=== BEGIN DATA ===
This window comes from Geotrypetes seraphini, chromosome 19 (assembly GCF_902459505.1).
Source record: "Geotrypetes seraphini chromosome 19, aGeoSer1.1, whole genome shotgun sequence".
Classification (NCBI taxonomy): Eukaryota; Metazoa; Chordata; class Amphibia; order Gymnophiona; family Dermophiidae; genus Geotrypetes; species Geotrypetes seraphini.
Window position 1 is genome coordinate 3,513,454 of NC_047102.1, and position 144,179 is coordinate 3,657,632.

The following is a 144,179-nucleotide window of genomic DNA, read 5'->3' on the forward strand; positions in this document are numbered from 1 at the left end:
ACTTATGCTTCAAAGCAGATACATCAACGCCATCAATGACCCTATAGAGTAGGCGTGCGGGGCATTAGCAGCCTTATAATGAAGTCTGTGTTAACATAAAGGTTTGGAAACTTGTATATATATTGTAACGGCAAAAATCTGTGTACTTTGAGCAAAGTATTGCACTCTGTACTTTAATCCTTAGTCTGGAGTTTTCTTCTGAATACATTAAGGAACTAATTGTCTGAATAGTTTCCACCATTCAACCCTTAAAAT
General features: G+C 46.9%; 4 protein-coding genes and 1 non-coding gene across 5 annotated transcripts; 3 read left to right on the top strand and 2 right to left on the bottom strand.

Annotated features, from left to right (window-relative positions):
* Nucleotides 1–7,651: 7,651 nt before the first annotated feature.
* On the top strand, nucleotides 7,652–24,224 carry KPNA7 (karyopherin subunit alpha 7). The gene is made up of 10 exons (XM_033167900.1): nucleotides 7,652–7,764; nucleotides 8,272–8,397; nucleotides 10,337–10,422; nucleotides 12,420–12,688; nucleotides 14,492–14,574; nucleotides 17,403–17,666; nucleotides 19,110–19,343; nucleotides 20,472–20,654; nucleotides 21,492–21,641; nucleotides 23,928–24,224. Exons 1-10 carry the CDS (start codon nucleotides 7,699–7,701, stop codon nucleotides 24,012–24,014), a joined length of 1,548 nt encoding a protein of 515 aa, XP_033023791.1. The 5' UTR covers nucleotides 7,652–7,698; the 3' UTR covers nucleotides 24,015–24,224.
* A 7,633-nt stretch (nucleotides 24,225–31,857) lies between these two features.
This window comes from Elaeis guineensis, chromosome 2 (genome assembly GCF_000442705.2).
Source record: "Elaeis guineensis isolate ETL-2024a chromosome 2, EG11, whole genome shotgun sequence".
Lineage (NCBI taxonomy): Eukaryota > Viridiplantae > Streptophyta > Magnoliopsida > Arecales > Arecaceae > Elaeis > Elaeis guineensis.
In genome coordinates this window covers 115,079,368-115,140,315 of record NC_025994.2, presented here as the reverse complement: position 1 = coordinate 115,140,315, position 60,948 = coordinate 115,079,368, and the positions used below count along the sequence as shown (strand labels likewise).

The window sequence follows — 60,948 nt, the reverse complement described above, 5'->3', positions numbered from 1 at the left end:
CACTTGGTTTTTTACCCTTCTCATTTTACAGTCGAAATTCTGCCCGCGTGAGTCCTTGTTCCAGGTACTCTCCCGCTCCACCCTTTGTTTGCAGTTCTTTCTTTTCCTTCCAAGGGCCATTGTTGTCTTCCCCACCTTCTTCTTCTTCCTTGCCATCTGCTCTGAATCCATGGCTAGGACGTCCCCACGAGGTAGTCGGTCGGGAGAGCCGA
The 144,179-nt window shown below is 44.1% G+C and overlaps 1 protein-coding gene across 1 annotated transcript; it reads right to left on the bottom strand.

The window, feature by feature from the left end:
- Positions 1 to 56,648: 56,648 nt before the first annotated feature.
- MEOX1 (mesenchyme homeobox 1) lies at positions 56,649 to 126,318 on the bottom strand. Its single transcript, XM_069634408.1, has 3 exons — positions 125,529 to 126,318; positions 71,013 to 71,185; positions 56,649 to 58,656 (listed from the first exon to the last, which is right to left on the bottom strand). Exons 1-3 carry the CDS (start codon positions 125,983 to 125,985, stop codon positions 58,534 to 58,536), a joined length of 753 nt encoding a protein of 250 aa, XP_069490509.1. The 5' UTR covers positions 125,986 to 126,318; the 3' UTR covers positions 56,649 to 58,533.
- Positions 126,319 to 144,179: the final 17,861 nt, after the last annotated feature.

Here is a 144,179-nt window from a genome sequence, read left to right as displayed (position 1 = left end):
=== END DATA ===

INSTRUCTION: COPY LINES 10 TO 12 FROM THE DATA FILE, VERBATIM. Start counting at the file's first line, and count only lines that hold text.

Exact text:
* On the top strand, nucleotides 7,652–24,224 carry KPNA7 (karyopherin subunit alpha 7). The gene is made up of 10 exons (XM_033167900.1): nucleotides 7,652–7,764; nucleotides 8,272–8,397; nucleotides 10,337–10,422; nucleotides 12,420–12,688; nucleotides 14,492–14,574; nucleotides 17,403–17,666; nucleotides 19,110–19,343; nucleotides 20,472–20,654; nucleotides 21,492–21,641; nucleotides 23,928–24,224. Exons 1-10 carry the CDS (start codon nucleotides 7,699–7,701, stop codon nucleotides 24,012–24,014), a joined length of 1,548 nt encoding a protein of 515 aa, XP_033023791.1. The 5' UTR covers nucleotides 7,652–7,698; the 3' UTR covers nucleotides 24,015–24,224.
* A 7,633-nt stretch (nucleotides 24,225–31,857) lies between these two features.
This window comes from Elaeis guineensis, chromosome 2 (genome assembly GCF_000442705.2).